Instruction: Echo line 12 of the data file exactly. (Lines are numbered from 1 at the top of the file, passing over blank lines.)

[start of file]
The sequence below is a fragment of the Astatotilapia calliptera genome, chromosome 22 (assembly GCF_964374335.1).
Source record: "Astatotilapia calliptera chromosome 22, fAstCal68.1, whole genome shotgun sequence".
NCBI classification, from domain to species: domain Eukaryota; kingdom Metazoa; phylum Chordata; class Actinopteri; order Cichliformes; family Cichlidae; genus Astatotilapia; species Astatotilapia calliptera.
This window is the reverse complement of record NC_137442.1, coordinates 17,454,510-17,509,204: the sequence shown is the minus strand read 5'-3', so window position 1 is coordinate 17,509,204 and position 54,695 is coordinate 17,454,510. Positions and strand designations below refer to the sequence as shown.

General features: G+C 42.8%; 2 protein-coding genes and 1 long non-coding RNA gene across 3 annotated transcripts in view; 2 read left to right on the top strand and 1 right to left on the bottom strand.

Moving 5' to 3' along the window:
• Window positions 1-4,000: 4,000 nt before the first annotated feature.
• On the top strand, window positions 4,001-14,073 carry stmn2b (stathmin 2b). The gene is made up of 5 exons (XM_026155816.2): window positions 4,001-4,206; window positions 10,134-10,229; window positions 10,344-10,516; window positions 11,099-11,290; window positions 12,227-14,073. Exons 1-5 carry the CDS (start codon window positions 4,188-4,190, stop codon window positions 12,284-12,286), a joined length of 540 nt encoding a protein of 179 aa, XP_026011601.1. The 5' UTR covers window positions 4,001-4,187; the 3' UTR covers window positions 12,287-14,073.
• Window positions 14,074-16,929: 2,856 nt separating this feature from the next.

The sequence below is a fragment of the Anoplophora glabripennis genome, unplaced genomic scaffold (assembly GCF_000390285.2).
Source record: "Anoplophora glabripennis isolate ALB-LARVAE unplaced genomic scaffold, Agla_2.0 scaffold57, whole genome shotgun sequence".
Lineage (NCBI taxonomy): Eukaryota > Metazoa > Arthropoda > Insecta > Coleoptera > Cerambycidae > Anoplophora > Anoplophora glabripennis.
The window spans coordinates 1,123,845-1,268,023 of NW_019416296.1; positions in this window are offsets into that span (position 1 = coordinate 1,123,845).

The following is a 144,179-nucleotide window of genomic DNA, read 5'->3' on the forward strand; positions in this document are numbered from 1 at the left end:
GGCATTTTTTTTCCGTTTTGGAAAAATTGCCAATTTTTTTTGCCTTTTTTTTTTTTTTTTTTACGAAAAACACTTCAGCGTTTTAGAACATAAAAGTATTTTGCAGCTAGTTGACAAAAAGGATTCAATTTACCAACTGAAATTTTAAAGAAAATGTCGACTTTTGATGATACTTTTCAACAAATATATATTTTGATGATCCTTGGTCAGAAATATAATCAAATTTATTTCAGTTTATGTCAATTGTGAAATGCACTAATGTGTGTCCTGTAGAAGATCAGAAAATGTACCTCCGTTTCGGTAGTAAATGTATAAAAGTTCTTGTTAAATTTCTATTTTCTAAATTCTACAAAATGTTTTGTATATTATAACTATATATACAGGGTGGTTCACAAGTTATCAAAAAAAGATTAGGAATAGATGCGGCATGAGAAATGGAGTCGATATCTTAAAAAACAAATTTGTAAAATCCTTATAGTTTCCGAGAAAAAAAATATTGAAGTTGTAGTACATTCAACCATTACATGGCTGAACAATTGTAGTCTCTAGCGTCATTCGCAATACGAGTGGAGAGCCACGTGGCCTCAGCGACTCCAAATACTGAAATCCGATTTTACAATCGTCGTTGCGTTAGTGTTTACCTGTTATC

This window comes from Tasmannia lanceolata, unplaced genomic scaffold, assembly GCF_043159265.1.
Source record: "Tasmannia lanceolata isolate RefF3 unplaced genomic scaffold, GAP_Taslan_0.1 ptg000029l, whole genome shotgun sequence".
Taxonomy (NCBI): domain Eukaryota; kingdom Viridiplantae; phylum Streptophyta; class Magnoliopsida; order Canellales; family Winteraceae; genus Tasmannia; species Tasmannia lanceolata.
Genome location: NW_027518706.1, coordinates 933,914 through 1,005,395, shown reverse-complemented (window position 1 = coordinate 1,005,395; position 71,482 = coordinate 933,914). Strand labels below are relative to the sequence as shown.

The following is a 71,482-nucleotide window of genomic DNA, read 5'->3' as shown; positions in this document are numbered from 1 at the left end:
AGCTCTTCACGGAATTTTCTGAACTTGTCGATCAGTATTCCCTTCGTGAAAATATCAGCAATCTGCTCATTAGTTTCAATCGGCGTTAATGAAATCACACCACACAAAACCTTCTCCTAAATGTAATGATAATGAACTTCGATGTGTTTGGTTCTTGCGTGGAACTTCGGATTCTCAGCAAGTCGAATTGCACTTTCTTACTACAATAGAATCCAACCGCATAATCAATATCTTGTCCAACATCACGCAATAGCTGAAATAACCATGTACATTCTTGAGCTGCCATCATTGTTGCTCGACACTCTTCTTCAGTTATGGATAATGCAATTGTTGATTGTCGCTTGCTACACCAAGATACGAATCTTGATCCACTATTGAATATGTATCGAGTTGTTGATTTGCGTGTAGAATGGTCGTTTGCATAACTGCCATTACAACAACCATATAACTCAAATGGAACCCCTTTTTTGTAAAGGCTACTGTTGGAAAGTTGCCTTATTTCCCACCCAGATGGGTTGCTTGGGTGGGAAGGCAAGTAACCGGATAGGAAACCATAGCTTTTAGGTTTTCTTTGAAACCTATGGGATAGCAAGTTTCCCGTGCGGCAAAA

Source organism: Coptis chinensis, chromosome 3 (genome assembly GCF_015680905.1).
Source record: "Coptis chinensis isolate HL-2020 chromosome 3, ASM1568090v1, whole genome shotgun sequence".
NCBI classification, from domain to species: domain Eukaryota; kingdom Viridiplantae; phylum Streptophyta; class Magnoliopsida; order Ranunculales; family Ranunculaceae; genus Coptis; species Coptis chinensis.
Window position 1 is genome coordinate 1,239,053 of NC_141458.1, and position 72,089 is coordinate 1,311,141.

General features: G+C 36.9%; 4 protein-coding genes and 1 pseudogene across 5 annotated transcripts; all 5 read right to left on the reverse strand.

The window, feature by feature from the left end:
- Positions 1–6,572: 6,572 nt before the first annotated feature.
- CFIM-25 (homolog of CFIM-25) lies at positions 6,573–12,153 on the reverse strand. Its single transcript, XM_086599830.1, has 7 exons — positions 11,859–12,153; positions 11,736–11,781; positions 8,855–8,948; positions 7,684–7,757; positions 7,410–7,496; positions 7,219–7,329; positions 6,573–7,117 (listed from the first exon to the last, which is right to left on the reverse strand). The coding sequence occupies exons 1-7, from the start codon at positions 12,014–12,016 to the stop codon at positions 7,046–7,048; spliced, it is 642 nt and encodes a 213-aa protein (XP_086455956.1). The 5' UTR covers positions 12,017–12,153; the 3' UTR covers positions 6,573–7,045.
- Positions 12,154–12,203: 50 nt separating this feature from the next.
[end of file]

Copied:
Lineage (NCBI taxonomy): Eukaryota > Metazoa > Arthropoda > Insecta > Coleoptera > Cerambycidae > Anoplophora > Anoplophora glabripennis.